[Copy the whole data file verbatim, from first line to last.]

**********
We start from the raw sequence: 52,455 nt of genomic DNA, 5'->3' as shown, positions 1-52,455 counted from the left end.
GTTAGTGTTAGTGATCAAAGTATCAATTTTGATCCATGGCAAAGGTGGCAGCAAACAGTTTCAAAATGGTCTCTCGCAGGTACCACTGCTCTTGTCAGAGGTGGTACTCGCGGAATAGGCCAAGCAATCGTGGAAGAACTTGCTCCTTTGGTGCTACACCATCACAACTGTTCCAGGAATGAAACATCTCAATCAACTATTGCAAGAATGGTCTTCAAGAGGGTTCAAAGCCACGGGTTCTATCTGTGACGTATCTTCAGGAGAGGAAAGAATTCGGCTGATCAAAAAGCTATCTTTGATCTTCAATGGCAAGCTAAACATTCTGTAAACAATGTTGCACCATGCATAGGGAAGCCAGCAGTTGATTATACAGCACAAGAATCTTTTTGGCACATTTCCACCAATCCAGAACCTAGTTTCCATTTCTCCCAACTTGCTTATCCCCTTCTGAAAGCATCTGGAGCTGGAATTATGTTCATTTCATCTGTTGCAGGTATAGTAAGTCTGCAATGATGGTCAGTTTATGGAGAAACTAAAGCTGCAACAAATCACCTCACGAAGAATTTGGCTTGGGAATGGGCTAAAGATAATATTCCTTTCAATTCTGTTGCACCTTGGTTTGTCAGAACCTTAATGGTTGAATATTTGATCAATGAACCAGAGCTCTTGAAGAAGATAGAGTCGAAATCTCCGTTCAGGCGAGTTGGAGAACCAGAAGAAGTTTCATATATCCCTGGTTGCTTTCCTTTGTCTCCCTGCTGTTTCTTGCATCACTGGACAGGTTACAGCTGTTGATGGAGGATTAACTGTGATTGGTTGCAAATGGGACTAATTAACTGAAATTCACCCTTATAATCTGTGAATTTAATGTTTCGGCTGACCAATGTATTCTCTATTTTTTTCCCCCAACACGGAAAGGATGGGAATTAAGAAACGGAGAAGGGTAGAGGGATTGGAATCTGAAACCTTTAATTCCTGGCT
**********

We start from the raw sequence: 52,455 nt of genomic DNA, 5'->3' as shown, positions 1-52,455 counted from the left end.
GTTAGTGTTAGTGATCAAAGTATCAATTTTGATCCATGGCAAAGGTGGCAGCAAACAGTTTCAAAATGGTCTCTCGCAGGTACCACTGCTCTTGTCAGAGGTGGTACTCGCGGAATAGGCCAAGCAATCGTGGAAGAACTTGCTCCTTTGGTGCTACACCATCACAACTGTTCCAGGAATGAAACATCTCAATCAACTATTGCAAGAATGGTCTTCAAGAGGGTTCAAAGCCACGGGTTCTATCTGTGACGTATCTTCAGGAGAGGAAAGAATTCGGCTGATCAAAAAGCTATCTTTGATCTTCAATGGCAAGCTAAACATTCTGTAAACAATGTTGCACCATGCATAGGGAAGCCAGCAGTTGATTATACAGCACAAGAATCTTTTTGGCACATTTCCACCAATCCAGAACCTAGTTTCCATTTCTCCCAACTTGCTTATCCCCTTCTGAAAGCATCTGGAGCTGGAATTATGTTCATTTCATCTGTTGCAGGTATAGTAAGTCTGCAATGATGGTCAGTTTATGGAGAAACTAAAGCTGCAACAAATCACCTCACGAAGAATTTGGCTTGGGAATGGGCTAAAGATAATATTCCTTTCAATTCTGTTGCACCTTGGTTTGTCAGAACCTTAATGGTTGAATATTTGATCAATGAACCAGAGCTCTTGAAGAAGATAGAGTCGAAATCTCCGTTCAGGCGAGTTGGAGAACCAGAAGAAGTTTCATATATCCCTGGTTGCTTTCCTTTGTCTCCCTGCTGTTTCTTGCATCACTGGACAGGTTACAGCTGTTGATGGAGGATTAACTGTGATTGGTTGCAAATGGGACTAATTAACTGAAATTCACCCTTATAATCTGTGAATTTAATGTTTCGGCTGACCAATGTATTCTCTATTTTTTTCCCCCAACACGGAAAGGATGGGAATTAAGAAACGGAGAAGGGTAGAGGGATTGGAATCTGAAACCTTTAATTCCTGGCT